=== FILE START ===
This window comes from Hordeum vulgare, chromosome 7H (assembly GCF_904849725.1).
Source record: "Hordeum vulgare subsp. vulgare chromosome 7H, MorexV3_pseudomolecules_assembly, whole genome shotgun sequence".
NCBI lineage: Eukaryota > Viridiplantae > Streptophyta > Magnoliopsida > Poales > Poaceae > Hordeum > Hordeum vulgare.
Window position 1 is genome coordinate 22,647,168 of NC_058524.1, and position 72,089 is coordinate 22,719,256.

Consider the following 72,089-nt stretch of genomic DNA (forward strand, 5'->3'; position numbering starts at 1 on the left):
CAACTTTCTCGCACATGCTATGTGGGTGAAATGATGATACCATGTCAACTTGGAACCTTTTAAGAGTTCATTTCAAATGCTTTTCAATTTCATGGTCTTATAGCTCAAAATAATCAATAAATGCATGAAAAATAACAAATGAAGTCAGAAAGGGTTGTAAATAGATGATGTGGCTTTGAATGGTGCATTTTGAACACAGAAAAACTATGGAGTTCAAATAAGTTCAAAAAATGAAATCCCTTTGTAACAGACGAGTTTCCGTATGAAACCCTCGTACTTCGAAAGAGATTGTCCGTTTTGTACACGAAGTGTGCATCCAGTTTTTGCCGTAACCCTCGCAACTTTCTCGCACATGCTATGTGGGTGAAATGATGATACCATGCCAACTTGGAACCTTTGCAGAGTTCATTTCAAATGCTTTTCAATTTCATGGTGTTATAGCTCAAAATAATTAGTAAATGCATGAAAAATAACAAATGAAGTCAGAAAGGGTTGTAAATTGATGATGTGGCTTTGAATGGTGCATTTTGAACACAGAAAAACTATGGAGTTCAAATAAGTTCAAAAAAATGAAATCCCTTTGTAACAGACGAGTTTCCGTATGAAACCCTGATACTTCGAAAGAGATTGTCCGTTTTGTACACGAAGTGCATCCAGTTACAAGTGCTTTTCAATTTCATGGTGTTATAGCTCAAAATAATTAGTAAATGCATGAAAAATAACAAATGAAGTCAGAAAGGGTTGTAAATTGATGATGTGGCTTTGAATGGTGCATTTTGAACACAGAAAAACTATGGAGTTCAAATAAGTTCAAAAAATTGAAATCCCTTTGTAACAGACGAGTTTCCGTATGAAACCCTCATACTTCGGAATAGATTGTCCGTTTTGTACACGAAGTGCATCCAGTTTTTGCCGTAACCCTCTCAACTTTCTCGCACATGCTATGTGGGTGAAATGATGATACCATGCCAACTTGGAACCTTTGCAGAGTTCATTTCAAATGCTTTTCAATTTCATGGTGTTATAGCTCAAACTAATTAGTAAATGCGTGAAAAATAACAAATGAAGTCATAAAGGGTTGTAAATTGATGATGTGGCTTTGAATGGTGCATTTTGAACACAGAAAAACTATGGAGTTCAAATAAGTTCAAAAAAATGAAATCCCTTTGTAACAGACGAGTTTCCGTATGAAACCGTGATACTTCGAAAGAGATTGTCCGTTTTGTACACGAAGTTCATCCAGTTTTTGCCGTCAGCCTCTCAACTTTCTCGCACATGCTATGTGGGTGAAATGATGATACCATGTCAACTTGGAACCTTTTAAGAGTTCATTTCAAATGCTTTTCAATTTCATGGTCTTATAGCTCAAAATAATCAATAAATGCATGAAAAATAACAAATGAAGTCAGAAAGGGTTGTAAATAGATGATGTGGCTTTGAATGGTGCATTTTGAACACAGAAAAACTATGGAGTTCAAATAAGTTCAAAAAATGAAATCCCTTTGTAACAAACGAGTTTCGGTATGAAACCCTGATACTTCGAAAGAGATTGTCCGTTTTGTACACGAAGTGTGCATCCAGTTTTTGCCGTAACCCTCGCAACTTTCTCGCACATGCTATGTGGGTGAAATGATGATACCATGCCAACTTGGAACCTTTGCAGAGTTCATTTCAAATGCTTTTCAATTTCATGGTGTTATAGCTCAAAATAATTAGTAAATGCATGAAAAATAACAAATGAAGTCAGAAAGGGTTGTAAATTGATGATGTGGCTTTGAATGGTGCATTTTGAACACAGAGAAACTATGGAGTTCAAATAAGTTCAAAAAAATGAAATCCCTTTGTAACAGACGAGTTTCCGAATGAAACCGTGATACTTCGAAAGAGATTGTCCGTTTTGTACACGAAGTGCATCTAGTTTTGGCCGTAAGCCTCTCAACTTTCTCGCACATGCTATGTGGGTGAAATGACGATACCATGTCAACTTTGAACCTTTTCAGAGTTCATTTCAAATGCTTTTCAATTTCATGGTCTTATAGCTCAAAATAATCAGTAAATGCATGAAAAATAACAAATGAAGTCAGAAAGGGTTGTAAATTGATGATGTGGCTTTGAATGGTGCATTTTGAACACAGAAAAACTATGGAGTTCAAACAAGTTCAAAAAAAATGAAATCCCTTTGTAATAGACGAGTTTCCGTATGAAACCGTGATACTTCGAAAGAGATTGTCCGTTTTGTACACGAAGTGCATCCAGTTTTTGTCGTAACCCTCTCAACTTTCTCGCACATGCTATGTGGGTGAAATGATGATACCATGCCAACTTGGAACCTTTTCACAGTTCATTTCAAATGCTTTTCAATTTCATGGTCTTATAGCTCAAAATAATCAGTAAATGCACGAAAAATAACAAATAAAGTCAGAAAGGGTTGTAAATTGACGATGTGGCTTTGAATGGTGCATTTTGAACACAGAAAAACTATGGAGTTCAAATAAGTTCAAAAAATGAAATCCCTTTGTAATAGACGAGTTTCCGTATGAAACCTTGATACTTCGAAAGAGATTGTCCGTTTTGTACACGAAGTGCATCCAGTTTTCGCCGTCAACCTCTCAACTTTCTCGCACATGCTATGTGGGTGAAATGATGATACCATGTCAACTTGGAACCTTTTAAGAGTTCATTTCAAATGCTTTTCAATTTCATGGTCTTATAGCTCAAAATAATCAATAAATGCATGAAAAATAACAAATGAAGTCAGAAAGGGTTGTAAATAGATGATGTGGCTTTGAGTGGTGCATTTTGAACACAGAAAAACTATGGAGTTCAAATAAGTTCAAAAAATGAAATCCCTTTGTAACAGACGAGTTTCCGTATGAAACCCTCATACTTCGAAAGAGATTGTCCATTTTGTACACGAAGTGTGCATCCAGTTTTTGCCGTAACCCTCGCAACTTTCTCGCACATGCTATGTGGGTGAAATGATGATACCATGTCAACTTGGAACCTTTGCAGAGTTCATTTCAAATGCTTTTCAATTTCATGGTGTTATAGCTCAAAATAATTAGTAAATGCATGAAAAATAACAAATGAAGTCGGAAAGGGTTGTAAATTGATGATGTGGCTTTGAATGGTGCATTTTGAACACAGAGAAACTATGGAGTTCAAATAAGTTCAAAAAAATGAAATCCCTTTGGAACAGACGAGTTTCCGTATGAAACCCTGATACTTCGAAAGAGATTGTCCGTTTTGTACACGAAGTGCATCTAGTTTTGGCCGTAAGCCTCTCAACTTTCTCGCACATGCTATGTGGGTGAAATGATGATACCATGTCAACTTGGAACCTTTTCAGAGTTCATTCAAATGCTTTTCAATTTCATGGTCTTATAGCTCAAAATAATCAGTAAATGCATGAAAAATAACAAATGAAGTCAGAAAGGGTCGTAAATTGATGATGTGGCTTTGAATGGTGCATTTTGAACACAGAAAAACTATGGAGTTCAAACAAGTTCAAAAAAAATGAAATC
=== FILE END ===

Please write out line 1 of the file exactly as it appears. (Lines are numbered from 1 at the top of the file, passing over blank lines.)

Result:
This window comes from Hordeum vulgare, chromosome 7H (assembly GCF_904849725.1).